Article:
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Philosophy of Mathematics and Natural Science Paperback – 1963

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Editorial Reviews

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"The translation has long been out of print, so this recent publication, with a very fine introduction by Frank Wilczek, is to be highly valued. . . . Weyl's Philosophy of Mathematics and Natural Science should be on every mathematician's or physicist's bookshelf. . . . What a pleasure, what a privilege, to read and contemplate Hermann Weyl's monumental achievements."--Jeremy Butterfield, Physics Today

"[W]e remain ever grateful that Hermann Weyl, compromising his conscience to the extent that he did, left behind this unrivaled treasure of insights into the murkiest epistemological depths of mathematics and theoretical physics."--Thomas Ryckman, Metascience --This text refers to an alternate Paperback edition.

About the Author

Hermann Weyl (1885-1955) is regarded as one of the greatest mathematicians of the twentieth century. Born and educated in Germany, he taught at the Institute for Advanced Study in Princeton, New Jersey, from 1933 until his retirement in 1951. He published five books with Princeton University Press, including "Symmetry and The Classical Groups". Frank Wilczek is the Herman Feshbach Professor of Physics at Massachusetts Institute of Technology and the recipient of the 2004 Nobel Prize in Physics. --This text refers to an alternate Paperback edition.
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Product Details

  • Paperback: 311 pages
  • Publisher: Atheneum; Revised edition (1963)
  • Language: English
  • ISBN-10: 0689702078
  • ISBN-13: 978-0689702075
  • Product Dimensions: 6.8 x 4.2 x 0.9 inches
  • Shipping Weight: 6.4 ounces
  • Average Customer Review: 4.0 out of 5 stars  See all reviews (2 customer reviews)
  • Amazon Best Sellers Rank: #3,566,213 in Books (See Top 100 in Books)

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32 of 34 people found the following review helpful By Charles E. Nydorf on December 13, 2005
Format: Paperback
Herman Weyl (1885-1955) has been described by Roger Penrose as the most influential mathematician who worked entirely in the 20th century. Many of his books are in print but not this one; Atheneum did a very small font reprint in the 1960's and even that is not available. Yet this book, which I have to read in a library copy, is a treasure. Weyl wrote it for a German-language encyclopedia in the 1920's and revised it in the late '40's for an English translation. It gives brief and clear accounts of Weyl's unique approaches to general relativity and quantum mechanics. He was way ahead of his time in recognizing the importance of symmetries and in taking a sophisticated geometric approach. He was particularly astute in noting important features that unified the different branches of physics (notably in the case of gauge invariance which he doesn't mention much here). His analysis of the problem of the ether is particularly lucid and stimulating as his discussion of the relationship between kinematics and dynamics. He also gives an account of the foundations of mathematics up to the discoveries of Godel. Weyl regarded physics and mathematics as essentially one, both being parts of the study of nature and thought that the same philosophical principles underlay both. He was an unusually openminded scholar who was quick to abandon an innovative but less successful approach for a better one. I don't think he would have fit in with a popular late 20th century style of doing physics that scorned philosophy, and insisted that the current generation was saying the last word on basic physical theory. Maybe that's why this beautiful, intelligent and very readable book was allowed to fall out of print. Its time to bring it back!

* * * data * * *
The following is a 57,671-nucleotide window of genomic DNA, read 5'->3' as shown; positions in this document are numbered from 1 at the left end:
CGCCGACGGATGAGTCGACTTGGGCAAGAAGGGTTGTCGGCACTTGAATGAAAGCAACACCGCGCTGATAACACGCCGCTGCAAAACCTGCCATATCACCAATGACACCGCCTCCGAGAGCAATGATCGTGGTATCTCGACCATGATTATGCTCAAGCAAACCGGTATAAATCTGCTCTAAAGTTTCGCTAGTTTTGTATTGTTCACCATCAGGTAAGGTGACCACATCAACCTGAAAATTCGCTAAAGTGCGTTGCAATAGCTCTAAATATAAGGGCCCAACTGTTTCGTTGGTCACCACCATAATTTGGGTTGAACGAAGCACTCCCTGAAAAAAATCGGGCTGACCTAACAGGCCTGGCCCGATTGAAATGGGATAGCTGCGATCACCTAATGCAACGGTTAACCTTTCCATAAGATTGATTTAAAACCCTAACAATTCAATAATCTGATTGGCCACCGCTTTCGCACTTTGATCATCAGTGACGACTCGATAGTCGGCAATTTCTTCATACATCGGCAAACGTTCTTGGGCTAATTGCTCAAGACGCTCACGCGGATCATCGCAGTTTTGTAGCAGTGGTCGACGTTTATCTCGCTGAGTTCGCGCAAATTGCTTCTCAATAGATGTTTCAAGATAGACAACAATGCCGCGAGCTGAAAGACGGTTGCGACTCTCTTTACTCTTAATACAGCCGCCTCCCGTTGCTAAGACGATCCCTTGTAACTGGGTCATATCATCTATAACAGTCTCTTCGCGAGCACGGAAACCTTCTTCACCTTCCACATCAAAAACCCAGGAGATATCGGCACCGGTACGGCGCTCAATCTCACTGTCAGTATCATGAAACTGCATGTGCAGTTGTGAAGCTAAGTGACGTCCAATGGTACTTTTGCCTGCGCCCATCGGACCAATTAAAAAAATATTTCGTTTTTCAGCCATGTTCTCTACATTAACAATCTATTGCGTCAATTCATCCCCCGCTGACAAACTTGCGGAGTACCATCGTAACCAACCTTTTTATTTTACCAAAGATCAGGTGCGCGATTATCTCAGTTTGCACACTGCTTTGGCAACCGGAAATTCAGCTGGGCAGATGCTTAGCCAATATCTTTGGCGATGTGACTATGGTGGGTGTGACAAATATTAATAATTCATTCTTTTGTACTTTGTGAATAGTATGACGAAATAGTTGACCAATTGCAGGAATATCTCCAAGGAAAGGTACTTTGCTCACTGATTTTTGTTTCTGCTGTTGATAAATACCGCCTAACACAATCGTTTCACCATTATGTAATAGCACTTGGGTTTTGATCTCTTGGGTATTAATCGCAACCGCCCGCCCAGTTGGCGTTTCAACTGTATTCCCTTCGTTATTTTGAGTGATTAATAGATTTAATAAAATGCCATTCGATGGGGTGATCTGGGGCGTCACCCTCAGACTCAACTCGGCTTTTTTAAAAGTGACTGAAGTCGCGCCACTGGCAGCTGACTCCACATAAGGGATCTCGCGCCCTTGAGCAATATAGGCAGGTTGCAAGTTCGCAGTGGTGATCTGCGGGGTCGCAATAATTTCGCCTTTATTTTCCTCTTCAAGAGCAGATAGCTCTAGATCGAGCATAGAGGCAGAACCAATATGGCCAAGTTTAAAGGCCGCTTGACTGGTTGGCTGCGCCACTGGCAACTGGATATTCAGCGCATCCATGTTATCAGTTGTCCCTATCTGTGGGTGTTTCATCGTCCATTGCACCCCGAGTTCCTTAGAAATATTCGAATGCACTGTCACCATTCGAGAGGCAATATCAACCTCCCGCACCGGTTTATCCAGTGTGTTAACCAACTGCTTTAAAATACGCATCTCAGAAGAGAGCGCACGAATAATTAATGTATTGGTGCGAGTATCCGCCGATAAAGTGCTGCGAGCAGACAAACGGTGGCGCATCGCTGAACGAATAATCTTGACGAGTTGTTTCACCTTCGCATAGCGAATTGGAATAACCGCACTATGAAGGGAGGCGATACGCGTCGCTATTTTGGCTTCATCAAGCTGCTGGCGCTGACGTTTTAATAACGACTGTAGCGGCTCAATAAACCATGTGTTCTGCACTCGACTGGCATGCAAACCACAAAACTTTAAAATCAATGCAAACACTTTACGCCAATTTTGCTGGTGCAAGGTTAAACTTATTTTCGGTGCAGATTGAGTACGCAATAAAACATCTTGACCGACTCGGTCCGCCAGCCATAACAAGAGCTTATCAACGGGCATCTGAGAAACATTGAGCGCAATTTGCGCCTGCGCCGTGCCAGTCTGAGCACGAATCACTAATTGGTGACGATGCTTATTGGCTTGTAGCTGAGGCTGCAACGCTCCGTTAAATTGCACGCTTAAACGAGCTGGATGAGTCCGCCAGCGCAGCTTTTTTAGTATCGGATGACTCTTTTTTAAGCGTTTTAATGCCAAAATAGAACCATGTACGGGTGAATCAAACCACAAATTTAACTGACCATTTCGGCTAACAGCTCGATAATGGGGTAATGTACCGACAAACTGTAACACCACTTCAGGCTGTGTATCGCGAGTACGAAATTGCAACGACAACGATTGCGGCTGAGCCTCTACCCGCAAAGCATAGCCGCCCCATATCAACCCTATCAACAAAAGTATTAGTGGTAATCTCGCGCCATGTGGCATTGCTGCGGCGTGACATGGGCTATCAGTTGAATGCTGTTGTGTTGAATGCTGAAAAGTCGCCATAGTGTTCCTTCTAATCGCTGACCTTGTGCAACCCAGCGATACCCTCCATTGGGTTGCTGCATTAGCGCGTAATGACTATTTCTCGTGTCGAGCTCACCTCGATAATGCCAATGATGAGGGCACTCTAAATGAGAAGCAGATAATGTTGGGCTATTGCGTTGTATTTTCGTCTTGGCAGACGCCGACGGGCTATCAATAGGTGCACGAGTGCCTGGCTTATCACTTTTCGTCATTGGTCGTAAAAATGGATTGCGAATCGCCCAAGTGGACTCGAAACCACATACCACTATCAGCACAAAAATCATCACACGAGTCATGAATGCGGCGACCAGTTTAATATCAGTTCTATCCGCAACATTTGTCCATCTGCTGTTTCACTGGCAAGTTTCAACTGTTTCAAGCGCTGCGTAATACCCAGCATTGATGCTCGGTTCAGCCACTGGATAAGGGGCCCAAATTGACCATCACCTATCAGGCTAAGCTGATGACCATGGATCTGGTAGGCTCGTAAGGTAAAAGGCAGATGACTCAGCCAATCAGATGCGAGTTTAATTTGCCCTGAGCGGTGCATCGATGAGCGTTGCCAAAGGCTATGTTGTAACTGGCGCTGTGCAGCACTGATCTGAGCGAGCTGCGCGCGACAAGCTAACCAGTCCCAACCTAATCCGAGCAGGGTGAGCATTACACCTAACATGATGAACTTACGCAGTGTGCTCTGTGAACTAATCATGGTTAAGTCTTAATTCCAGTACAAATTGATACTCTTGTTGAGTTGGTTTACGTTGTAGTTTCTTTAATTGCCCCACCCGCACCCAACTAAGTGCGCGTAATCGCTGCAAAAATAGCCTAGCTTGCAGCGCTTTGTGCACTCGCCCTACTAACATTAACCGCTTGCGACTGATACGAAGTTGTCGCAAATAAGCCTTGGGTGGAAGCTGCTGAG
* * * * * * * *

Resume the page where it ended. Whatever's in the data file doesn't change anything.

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6 of 24 people found the following review helpful By Neal J. King on May 20, 2009
Format: Paperback
Hermann Weyl was certainly an excellent mathematician, and the work he did on gauge theories (although they proved useless for uniting gravitational and electromagnetic forces) paid off much later.

However, I didn't get much insight from this book (I read the original version, from a library). He doesn't give a lot of detail about the mathematical or physical ideas, the book is really about the philosophy of these topics, with no discussion of the scientific or mathematical content at all. It's just not as inspiring as I would have expected.
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